Joseph Cimpian - How Invalid and Mischievous Survey Responses Bias Estimates of LGBQ-heterosexual Youth Risk Disparities
March 16, 2022 - 12:00pm to 1:10pm
NYU Steinhardt and NYU Wagner
How Invalid and Mischievous Survey Responses Bias Estimates of LGBQ-heterosexual Youth Risk Disparities
Survey respondents don’t always take surveys as seriously as researchers would like. Sometimes, they provide intentionally untrue, extreme responses. Other times, they skip items or fill in random patterns. We might be tempted to think this just introduces some random error into the estimates, but these responses can have undue effects on estimates of the wellbeing and risk of minoritized populations, such as racially and sexually minoritized youth. Over the past decade, and with a focus on youth who identify as lesbian, gay, bisexual, or questioning (LGBQ), a variety of data-validity screening techniques have been employed in attempts to scrub datasets of “mischievous responders,” youths who systematically provide extreme and untrue responses to outcome items and who tend to falsely report being LGBQ. In this talk, I discuss how mischievous responders—and invalid responses, more generally—can perpetuate narratives of heightened risk, rather than those of greater resilience in the face of obstacles, for LGBQ youth. The talk will review several recent and ongoing studies using pre-registration and replication to test how invalid data affect LGBQ-heterosexual disparities on a wide range of outcomes. Key findings include: (1) potentially invalid responders inflate some (but not all) LGBQ–heterosexual disparities; (2) this is true more among boys than girls; (3) low-incidence outcomes (e.g., heroin use) are particularly susceptible to bias; and (4) the method for detection and mitigation affects the estimates. Yet, these methods do not solve all data validity concerns, and their limitations are discussed. While the empirical focus of this talk is on LGBQ youth, the issues and methods discussed are relevant to research on other minoritized groups and youth generally, and speak to survey development, methodology, and the robustness and transparency of research.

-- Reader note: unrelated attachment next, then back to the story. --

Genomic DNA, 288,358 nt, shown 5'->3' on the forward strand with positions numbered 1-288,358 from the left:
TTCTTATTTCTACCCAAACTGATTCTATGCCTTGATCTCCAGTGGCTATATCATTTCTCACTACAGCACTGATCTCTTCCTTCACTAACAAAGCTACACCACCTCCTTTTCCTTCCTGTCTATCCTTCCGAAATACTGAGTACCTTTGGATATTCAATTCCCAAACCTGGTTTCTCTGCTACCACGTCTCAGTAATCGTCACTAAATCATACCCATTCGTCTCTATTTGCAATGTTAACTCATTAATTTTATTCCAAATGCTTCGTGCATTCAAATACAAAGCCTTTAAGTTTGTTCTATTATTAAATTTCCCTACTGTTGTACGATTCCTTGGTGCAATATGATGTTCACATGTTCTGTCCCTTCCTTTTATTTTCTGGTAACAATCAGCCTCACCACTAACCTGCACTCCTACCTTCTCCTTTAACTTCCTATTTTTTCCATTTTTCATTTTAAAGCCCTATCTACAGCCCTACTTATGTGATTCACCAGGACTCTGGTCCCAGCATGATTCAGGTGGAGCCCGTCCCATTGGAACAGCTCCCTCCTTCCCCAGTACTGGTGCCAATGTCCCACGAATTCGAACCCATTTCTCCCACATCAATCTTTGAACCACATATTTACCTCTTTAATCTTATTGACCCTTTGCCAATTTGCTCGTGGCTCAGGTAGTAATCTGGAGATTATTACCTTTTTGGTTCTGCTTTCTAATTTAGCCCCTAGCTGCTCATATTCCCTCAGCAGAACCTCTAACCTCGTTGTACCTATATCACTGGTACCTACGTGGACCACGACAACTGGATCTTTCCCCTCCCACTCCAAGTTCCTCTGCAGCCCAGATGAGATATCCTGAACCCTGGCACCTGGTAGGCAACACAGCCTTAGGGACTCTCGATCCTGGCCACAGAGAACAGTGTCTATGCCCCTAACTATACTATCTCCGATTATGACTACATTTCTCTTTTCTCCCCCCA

Joseph Cimpian, Ph.D., is an Associate Professor of Economics and Education Policy at NYU Steinhardt and associated faculty at NYU Wagner. He earned a Ph.D. in Economics of Education from Stanford University. His research focuses on the use and development of novel and rigorous methods to study equity and policy, particularly concerning language minorities, gender, and sexual minorities. One line of his research examines how “mischievous responders”—youth who provide extreme and untrue responses—can bias estimates of majority-minority group disparities. Some of his other work examines how beliefs about gender and math ability contribute to gender gaps in STEM. Prior to joining the faculty at NYU, Cimpian was an Associate Professor and College of Education Distinguished Scholar at the University of Illinois at Urbana-Champaign. His work has been funded by the Spencer Foundation, the AERA Grants Board, the National Science Foundation, and the Institute of Education Sciences. His research has been published in some of the top journals in education, psychology, health, and policy, and has been featured by the New York Times, the Washington Post, NPR, and Brookings, among other outlets. He presented his work on English learner reclassification policies at a U.S. Congressional briefing and for the Council of Chief State School Officers. At NYU, he teaches intermediate and advanced graduate courses on causal inference. He is currently an Editor of Educational Evaluation and Policy Analysis, and is on the editorial boards of several other education and psychology journals.